Mohammad Farhan interviews Hansda Sowvendra Shekhar,
award-winning novelist of
Mysterious Ailment of Rupi Baskey
How old were you when you realized you should start writing and what was your first piece of writing?
I do not really know. I never really thought I would or could write. The first piece I wrote was of course some old Grimm Brothers' fairy tale I wrote in my own words, made illustrations, and stapled the pages in the form of a book. I was maybe 8 or 9 years old at that time. When I was 15 years old, a short story of mine was published in The Asian Age. At that time, I had this feeling that maybe I would write a book. But that was just a feeling.
That's really an interesting story how formed your first stapled book. Do you remember much from your childhood and put those reminiscences of childhood in your fiction?
Yes, I think I have the memory of an ichchhadharinaagin (you know, ichchhadharinaagin of Hindi films hardly forget anything) and have a number of memories from my childhood and my life so far. In fact, sometimes I think I am a prisoner of my memories. Though I have not been able to include all my memories in stories that I have written, stories like "Eating With The Enemy" and "Desire, Divination, Death" have several elements from my memories.
When one starts writing, one hardly knows where to find the essential things. Did it also occur to you?
Not exactly. All my published works, my short stories and novel, they all deal with things that I know. I am yet to write anything entirely out of my imagination. Imagination is a huge challenge to me.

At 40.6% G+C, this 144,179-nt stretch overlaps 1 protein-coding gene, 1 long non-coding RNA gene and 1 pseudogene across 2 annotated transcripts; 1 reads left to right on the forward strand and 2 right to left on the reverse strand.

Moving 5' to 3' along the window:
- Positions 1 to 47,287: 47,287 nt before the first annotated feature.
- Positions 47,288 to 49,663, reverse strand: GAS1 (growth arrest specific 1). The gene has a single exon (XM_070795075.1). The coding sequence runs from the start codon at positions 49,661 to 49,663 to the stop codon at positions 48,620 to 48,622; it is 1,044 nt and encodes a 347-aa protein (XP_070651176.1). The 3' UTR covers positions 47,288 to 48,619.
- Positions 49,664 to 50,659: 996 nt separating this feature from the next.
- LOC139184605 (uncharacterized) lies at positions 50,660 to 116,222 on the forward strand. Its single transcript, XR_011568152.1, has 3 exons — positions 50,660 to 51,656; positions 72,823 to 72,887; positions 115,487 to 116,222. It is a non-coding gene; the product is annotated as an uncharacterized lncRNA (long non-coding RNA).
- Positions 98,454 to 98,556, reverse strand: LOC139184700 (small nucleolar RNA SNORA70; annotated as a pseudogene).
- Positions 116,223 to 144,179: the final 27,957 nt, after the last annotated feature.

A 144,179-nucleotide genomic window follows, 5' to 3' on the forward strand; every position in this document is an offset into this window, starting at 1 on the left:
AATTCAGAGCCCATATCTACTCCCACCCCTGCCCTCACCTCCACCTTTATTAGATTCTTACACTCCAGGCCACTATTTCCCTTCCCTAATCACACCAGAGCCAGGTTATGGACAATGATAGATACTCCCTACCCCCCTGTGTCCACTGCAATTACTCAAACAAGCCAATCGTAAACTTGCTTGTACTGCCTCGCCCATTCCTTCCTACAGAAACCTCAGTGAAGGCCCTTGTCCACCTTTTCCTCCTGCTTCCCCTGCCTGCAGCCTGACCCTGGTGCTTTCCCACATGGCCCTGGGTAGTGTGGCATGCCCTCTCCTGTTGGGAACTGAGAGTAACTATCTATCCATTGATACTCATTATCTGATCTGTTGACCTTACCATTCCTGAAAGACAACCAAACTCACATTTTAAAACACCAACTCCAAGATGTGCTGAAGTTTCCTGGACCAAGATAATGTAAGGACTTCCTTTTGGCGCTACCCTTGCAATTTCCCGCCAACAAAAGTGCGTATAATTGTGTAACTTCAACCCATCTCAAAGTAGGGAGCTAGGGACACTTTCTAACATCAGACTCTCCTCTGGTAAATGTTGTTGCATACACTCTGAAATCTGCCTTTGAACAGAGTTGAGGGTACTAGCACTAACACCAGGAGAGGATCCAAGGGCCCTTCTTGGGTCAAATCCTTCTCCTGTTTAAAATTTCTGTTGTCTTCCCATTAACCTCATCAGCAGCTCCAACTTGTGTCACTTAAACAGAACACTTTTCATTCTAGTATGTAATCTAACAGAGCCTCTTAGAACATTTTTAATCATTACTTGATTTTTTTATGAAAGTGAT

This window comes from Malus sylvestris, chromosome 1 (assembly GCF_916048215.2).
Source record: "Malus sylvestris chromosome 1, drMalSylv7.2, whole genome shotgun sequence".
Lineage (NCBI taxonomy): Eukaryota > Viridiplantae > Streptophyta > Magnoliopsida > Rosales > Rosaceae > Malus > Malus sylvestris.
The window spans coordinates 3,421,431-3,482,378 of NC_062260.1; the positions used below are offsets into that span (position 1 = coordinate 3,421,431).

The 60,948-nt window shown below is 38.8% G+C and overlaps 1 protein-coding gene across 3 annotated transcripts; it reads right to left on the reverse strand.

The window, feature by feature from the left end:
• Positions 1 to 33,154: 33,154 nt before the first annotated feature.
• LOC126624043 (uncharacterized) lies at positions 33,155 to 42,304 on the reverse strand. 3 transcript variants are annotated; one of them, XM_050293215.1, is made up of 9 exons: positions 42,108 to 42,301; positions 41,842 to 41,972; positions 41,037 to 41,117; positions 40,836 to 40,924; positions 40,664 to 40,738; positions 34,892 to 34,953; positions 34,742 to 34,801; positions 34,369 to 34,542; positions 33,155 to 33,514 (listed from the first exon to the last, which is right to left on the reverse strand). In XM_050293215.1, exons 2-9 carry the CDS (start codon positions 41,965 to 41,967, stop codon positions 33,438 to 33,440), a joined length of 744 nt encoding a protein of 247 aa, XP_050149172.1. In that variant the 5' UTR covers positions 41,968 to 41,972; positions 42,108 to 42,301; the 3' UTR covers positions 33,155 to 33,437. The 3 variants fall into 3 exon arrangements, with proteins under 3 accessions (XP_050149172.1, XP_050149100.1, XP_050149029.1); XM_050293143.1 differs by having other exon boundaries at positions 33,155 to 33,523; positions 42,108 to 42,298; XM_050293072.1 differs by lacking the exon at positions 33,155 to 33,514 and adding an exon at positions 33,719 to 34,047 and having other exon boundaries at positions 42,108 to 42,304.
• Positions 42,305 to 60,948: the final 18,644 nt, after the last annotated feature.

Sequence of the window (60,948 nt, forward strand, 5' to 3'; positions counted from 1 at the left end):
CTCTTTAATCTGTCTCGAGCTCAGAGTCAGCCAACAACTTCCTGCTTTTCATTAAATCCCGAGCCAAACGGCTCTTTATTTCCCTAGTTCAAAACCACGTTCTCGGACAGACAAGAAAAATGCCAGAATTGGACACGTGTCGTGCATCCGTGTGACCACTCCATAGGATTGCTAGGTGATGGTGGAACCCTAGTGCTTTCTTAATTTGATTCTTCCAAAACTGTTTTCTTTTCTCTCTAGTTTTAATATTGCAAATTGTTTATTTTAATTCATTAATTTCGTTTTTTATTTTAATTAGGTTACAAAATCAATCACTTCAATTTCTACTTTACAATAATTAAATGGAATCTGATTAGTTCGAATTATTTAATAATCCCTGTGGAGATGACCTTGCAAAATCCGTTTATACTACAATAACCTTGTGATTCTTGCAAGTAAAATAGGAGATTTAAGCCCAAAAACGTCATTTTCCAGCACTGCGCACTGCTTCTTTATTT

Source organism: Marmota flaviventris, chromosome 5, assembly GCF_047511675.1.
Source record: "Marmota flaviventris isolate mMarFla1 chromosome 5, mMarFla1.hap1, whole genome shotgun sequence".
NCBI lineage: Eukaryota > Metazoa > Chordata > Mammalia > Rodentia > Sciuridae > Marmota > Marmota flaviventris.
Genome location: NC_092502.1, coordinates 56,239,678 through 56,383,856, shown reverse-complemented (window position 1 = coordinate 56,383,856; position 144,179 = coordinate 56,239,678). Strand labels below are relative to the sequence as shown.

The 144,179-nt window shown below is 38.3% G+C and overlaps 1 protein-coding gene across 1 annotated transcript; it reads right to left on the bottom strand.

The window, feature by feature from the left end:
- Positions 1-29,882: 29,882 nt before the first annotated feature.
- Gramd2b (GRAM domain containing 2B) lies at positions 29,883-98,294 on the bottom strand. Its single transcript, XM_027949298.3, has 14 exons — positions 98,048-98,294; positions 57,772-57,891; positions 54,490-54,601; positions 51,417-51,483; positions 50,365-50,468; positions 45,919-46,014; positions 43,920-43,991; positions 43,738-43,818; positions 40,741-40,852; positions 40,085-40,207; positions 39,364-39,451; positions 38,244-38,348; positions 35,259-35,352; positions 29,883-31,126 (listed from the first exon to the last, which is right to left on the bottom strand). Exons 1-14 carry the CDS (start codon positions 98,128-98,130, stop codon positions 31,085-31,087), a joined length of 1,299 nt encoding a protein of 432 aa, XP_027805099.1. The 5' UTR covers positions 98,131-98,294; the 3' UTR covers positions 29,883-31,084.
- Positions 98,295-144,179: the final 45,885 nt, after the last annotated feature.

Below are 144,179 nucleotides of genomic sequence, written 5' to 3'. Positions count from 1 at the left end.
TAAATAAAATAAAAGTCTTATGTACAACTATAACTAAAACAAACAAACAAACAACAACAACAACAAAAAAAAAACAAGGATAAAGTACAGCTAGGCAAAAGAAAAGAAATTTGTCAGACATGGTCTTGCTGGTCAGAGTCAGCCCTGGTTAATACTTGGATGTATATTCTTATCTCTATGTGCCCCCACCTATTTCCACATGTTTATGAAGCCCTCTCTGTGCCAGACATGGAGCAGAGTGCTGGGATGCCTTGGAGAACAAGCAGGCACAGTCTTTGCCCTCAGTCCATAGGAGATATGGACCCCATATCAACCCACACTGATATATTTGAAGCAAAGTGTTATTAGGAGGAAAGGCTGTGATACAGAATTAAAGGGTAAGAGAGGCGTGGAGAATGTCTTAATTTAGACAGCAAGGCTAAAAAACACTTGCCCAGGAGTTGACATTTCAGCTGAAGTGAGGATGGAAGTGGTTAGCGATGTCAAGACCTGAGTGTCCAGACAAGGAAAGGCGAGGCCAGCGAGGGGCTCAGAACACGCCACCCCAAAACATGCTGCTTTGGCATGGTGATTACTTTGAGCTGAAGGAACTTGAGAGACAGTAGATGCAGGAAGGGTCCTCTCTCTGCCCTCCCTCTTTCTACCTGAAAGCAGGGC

Your stories often talk about the marginalized people of the society; either is Eating With The Enemy or They Eat Meet. Do you believe you need to expose the unsaid things about these people? What would you say on it?
No, I do not feel the need to expose the unsaid things about the marginalized people. The thing is, this is the only thing I know because I too belong to the same marginalized people I write about. So it wasn't the need, it was what I knew.
Which of your stories, say, you're of fond of?
"Semen, Saliva, Sweat, Blood", which was published in the anthology, Alchemy: The Tranquebar Book Of Erotic Stories II, and “Merely A Whore”, from my book, The Adivasi Will Not Dance. “Merely A Whore” was first published as “The Golden Boy” in the online magazine, The Four Quarters Magazine.
Do any of your stories reflect the bits of your own life? There is a character Raghu who also becomes a doctor in the story, Sons. Is there any affinity between you and Raghu?
Maybe some stories reflect bits of my own life. But Raghu is not me. I have modeled Raghu on some people I know.
Writers are most often asked why they write, and they have their different interesting answers. What is your answer of this question?
I do not have an answer to this question. And I choose to not find an answer to this question. Because if I come to know why I write, what else would be left for me to know? Let writing remain a search, an unanswered question.
Could we let Hansda Sowvendra Shekhar the non-writer say something and give some sort of assessment of the writer Hansda Sowvendra Shekhar's work whether he likes it or not?